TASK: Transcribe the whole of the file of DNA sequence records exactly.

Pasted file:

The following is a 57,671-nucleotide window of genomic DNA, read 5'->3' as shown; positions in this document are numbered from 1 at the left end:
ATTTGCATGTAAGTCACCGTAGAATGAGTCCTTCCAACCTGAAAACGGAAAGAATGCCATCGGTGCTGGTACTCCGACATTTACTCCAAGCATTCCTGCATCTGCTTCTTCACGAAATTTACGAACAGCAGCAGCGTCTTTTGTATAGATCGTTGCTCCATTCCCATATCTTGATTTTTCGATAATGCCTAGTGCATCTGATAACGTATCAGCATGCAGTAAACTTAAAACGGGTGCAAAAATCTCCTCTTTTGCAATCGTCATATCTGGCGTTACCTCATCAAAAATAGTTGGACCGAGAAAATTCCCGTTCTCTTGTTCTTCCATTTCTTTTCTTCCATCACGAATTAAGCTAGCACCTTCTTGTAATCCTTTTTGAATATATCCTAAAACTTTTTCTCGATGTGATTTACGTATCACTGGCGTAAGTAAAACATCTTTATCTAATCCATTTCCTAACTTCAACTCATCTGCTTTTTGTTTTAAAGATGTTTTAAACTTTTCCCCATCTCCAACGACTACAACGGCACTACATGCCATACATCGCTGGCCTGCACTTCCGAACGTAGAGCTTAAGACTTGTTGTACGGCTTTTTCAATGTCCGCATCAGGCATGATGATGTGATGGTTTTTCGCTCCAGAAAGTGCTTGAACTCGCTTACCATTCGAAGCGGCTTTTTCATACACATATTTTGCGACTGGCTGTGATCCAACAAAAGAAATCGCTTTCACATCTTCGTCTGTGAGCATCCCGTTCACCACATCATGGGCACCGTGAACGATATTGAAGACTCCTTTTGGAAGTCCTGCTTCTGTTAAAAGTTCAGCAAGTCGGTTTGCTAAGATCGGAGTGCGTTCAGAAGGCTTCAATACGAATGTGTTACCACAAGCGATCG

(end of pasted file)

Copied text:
The following is a 57,671-nucleotide window of genomic DNA, read 5'->3' as shown; positions in this document are numbered from 1 at the left end:
ATTTGCATGTAAGTCACCGTAGAATGAGTCCTTCCAACCTGAAAACGGAAAGAATGCCATCGGTGCTGGTACTCCGACATTTACTCCAAGCATTCCTGCATCTGCTTCTTCACGAAATTTACGAACAGCAGCAGCGTCTTTTGTATAGATCGTTGCTCCATTCCCATATCTTGATTTTTCGATAATGCCTAGTGCATCTGATAACGTATCAGCATGCAGTAAACTTAAAACGGGTGCAAAAATCTCCTCTTTTGCAATCGTCATATCTGGCGTTACCTCATCAAAAATAGTTGGACCGAGAAAATTCCCGTTCTCTTGTTCTTCCATTTCTTTTCTTCCATCACGAATTAAGCTAGCACCTTCTTGTAATCCTTTTTGAATATATCCTAAAACTTTTTCTCGATGTGATTTACGTATCACTGGCGTAAGTAAAACATCTTTATCTAATCCATTTCCTAACTTCAACTCATCTGCTTTTTGTTTTAAAGATGTTTTAAACTTTTCCCCATCTCCAACGACTACAACGGCACTACATGCCATACATCGCTGGCCTGCACTTCCGAACGTAGAGCTTAAGACTTGTTGTACGGCTTTTTCAATGTCCGCATCAGGCATGATGATGTGATGGTTTTTCGCTCCAGAAAGTGCTTGAACTCGCTTACCATTCGAAGCGGCTTTTTCATACACATATTTTGCGACTGGCTGTGATCCAACAAAAGAAATCGCTTTCACATCTTCGTCTGTGAGCATCCCGTTCACCACATCATGGGCACCGTGAACGATATTGAAGACTCCTTTTGGAAGTCCTGCTTCTGTTAAAAGTTCAGCAAGTCGGTTTGCTAAGATCGGAGTGCGTTCAGAAGGCTTCAATACGAATGTGTTACCACAAGCGATCG